## About

This page showcases the work of Tuo Wang that introduces packages to make `ggplot2`

plots more beautiful. You can find the original R code on Tuo's blog here.

Thanks to him for accepting sharing his work here! Thanks also to Tomás Capretto who translated this work from R to Python! 🙏🙏

As a teaser, here is the plot we’re gonna try building:

## Load libraries

The first step is always to import some libraries. `NumPy`

is going to be used to make some computations with arrays and `load_penguins()`

is imported from the `palmerpenguins`

library to have access to the popular dataset.

```
import matplotlib.pyplot as plt
import numpy as np
from matplotlib.lines import Line2D
from palmerpenguins import load_penguins
```

## Load and prepare the data

Today's data were collected and made available by Dr. Kristen Gorman and the Palmer Station, Antarctica LTER, a member of the Long Term Ecological Research Network. This dataset was popularized by Allison Horst in her R package `palmerpenguins`

with the goal to offer an alternative to the iris dataset for data exploration and visualization.

```
penguins = load_penguins()
penguins.head(3)
```

species | island | bill_length_mm | bill_depth_mm | flipper_length_mm | body_mass_g | sex | year | |
---|---|---|---|---|---|---|---|---|

0 | Adelie | Torgersen | 39.1 | 18.7 | 181.0 | 3750.0 | male | 2007 |

1 | Adelie | Torgersen | 39.5 | 17.4 | 186.0 | 3800.0 | female | 2007 |

2 | Adelie | Torgersen | 40.3 | 18.0 | 195.0 | 3250.0 | female | 2007 |

After dropping observations with missing values, it's necessary to compute the mean value for the numerical variables that will be displayed in the radar chart. Then, with the aid of the `rescale()`

function, these summaries are rescaled to [0,1].

`penguins = penguins.dropna()`

```
def rescale(x):
return (x - np.min(x)) / np.ptp(x)
```

```
penguins_radar = (
penguins.groupby('species').agg(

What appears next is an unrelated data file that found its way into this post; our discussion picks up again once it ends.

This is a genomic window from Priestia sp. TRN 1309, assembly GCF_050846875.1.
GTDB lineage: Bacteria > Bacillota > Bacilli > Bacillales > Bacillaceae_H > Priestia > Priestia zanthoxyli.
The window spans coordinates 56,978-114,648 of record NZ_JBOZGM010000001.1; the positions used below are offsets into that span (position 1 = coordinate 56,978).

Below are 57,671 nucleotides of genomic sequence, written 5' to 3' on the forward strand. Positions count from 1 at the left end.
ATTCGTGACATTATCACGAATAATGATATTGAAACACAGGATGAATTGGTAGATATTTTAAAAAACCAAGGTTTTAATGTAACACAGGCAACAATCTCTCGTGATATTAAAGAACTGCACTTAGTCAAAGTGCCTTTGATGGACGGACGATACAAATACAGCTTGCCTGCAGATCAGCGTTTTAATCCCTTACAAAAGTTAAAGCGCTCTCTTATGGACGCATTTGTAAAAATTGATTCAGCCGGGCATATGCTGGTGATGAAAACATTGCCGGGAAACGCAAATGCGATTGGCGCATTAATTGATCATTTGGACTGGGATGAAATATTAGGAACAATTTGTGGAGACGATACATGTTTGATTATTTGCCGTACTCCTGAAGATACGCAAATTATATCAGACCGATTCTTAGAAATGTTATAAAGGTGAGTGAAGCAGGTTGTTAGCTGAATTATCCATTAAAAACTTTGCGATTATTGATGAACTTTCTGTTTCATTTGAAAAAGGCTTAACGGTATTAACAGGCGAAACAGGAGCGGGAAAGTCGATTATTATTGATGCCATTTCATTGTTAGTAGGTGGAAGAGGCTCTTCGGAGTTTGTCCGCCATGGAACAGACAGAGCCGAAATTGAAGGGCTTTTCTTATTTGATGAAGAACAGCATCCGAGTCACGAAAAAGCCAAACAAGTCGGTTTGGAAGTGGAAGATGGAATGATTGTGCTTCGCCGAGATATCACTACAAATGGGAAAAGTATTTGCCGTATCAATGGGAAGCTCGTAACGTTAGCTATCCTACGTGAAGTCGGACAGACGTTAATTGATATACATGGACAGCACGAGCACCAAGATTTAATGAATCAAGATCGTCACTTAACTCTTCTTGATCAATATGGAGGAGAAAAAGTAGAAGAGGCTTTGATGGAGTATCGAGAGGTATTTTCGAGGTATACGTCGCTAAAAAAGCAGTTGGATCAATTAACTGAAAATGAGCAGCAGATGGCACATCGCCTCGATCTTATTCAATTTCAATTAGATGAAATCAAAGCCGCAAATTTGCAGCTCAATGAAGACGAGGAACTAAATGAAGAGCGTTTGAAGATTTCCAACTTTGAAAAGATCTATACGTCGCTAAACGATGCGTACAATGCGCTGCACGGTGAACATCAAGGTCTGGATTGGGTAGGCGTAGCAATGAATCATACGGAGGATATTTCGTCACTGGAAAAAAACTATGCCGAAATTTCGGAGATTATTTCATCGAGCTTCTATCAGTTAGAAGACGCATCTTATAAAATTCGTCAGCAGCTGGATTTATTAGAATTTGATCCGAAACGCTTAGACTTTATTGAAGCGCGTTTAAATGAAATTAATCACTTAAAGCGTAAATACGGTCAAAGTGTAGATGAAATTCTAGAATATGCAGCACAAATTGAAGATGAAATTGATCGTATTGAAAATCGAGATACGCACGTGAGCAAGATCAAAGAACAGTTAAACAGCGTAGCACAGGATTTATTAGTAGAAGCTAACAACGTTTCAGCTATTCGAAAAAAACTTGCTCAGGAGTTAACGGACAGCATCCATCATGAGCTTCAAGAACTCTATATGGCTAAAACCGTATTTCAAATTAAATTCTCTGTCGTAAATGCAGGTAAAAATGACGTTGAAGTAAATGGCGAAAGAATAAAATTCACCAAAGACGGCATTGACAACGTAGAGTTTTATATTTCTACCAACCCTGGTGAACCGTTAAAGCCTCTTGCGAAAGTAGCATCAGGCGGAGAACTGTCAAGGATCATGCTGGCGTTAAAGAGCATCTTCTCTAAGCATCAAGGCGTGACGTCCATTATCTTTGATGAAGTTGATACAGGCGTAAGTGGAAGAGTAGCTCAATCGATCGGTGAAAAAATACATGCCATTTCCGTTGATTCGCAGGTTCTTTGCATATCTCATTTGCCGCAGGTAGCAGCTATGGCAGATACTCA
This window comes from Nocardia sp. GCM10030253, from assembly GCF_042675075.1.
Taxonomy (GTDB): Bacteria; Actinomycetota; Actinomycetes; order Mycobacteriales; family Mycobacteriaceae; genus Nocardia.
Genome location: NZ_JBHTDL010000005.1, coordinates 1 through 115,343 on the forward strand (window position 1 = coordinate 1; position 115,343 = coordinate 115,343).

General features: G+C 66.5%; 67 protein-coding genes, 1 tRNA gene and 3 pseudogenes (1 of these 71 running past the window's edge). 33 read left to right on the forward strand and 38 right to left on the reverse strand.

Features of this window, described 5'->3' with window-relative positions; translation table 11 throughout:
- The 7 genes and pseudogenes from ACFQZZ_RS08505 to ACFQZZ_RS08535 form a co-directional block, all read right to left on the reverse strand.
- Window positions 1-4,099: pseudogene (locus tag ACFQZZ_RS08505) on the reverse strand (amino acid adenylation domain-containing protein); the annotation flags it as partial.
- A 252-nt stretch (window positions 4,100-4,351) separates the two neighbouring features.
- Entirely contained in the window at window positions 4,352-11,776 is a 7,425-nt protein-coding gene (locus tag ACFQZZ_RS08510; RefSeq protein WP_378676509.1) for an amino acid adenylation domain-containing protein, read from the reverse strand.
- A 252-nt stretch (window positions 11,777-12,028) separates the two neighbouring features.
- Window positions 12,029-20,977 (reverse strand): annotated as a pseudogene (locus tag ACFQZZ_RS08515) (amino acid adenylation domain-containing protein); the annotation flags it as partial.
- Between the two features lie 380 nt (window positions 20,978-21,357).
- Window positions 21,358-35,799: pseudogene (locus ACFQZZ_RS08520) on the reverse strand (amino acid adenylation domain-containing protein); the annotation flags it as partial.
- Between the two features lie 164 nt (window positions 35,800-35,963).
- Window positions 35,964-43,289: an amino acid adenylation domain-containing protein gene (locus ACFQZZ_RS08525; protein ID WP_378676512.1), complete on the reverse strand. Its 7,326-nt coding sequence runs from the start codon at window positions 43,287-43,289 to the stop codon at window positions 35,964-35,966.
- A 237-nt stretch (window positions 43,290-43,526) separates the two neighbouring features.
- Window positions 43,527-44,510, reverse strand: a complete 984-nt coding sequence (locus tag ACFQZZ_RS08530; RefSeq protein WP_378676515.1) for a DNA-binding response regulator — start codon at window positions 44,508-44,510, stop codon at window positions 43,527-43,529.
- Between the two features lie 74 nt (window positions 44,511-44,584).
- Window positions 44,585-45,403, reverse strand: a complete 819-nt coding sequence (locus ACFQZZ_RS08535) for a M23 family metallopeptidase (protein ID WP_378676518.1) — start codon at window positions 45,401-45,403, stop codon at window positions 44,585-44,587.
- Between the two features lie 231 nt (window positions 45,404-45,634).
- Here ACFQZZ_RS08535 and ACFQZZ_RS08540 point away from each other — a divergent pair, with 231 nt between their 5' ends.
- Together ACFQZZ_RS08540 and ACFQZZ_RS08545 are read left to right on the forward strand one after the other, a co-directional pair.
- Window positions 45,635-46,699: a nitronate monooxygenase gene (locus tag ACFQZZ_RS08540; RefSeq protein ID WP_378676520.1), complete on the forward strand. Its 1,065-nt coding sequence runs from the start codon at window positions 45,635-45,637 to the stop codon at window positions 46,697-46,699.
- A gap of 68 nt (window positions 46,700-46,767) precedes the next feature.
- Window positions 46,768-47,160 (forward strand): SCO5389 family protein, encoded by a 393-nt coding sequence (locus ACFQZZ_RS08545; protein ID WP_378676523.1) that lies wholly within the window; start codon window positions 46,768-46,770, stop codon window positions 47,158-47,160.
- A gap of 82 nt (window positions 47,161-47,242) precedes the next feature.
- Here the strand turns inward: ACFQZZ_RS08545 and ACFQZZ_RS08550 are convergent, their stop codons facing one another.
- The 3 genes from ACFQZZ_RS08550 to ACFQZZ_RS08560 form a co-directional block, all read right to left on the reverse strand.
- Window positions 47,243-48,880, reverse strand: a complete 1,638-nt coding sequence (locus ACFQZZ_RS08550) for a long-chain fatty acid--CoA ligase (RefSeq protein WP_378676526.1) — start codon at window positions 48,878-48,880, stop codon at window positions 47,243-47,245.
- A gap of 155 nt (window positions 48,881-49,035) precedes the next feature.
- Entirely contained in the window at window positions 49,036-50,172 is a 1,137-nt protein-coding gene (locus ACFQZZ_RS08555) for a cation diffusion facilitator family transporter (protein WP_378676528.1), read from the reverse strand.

avg_bill_length = ("bill_length_mm", np.mean),
avg_bill_depth = ("bill_depth_mm", np.mean),
avg_flipper_length = ("flipper_length_mm", np.mean),
avg_body_mass = ("body_mass_g", np.mean)
)
.apply(lambda x: rescale(x))
.reset_index()
)
```

Let's have a final look to the data before starting to code.

`penguins_radar`

species | avg_bill_length | avg_bill_depth | avg_flipper_length | avg_body_mass | |
---|---|---|---|---|---|

0 | Adelie | 0.000000 | 0.978584 | 0.000000 | 0.000000 |

1 | Chinstrap | 1.000000 | 1.000000 | 0.210846 | 0.019422 |

2 | Gentoo | 0.873549 | 0.000000 | 1.000000 | 1.000000 |

## Basic radar plot

As usually, colors and other important values are declared before the code that actually produces the plot.

```
BG_WHITE = "#fbf9f4"
BLUE = "#2a475e"
GREY70 = "#b3b3b3"
GREY_LIGHT = "#f2efe8"
COLORS = ["#FF5A5F", "#FFB400", "#007A87"]
```

```
# The three species of penguins
SPECIES = penguins_radar["species"].values.tolist()
# The four variables in the plot
VARIABLES = penguins_radar.columns.tolist()[1:]
VARIABLES_N = len(VARIABLES)
# The angles at which the values of the numeric variables are placed
ANGLES = [n / VARIABLES_N * 2 * np.pi for n in range(VARIABLES_N)]
ANGLES += ANGLES[:1]
# Padding used to customize the location of the tick labels
X_VERTICAL_TICK_PADDING = 5
X_HORIZONTAL_TICK_PADDING = 50
# Angle values going from 0 to 2*pi
HANGLES = np.linspace(0, 2 * np.pi)
# Used for the equivalent of horizontal lines in cartesian coordinates plots
# The last one is also used to add a fill which acts a background color.
H0 = np.zeros(len(HANGLES))
H1 = np.ones(len(HANGLES)) * 0.5
H2 = np.ones(len(HANGLES))
```

Radar charts plot data points in a circular layout. Instead of horizontal and vertical axes, it has an **angular** and a **radial** axis for **x** and **y**, respectively. In this world, **x** values are given by **angles** and **y** values are a **distance** from the center of the circle.

For today's visualization, **x** axis represents the variables, and **y** axis their scaled mean. The locations for **x**, given in angles, should be manually calculated and passed to matplotlib. That is what is going on in `n / VARIABLES_N * 2 * np.pi`